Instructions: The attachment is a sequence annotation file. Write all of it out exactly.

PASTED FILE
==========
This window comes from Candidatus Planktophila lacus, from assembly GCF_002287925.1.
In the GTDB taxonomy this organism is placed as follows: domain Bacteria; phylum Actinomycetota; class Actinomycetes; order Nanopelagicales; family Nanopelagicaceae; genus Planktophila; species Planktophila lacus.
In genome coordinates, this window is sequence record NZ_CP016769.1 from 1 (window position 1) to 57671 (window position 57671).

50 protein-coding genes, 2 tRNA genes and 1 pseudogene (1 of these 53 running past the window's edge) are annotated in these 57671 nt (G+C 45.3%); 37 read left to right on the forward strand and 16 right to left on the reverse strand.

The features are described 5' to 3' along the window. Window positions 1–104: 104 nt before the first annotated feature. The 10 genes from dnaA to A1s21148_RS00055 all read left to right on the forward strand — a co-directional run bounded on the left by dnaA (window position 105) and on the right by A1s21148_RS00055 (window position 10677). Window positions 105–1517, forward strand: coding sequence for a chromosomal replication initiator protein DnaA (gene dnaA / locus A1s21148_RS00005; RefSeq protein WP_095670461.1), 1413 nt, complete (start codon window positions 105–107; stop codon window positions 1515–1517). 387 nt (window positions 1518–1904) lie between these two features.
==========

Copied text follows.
This window comes from Candidatus Planktophila lacus, from assembly GCF_002287925.1.
In the GTDB taxonomy this organism is placed as follows: domain Bacteria; phylum Actinomycetota; class Actinomycetes; order Nanopelagicales; family Nanopelagicaceae; genus Planktophila; species Planktophila lacus.
In genome coordinates, this window is sequence record NZ_CP016769.1 from 1 (window position 1) to 57671 (window position 57671).

50 protein-coding genes, 2 tRNA genes and 1 pseudogene (1 of these 53 running past the window's edge) are annotated in these 57671 nt (G+C 45.3%); 37 read left to right on the forward strand and 16 right to left on the reverse strand.

The features are described 5' to 3' along the window. Window positions 1–104: 104 nt before the first annotated feature. The 10 genes from dnaA to A1s21148_RS00055 all read left to right on the forward strand — a co-directional run bounded on the left by dnaA (window position 105) and on the right by A1s21148_RS00055 (window position 10677). Window positions 105–1517, forward strand: coding sequence for a chromosomal replication initiator protein DnaA (gene dnaA / locus A1s21148_RS00005; RefSeq protein WP_095670461.1), 1413 nt, complete (start codon window positions 105–107; stop codon window positions 1515–1517). 387 nt (window positions 1518–1904) lie between these two features.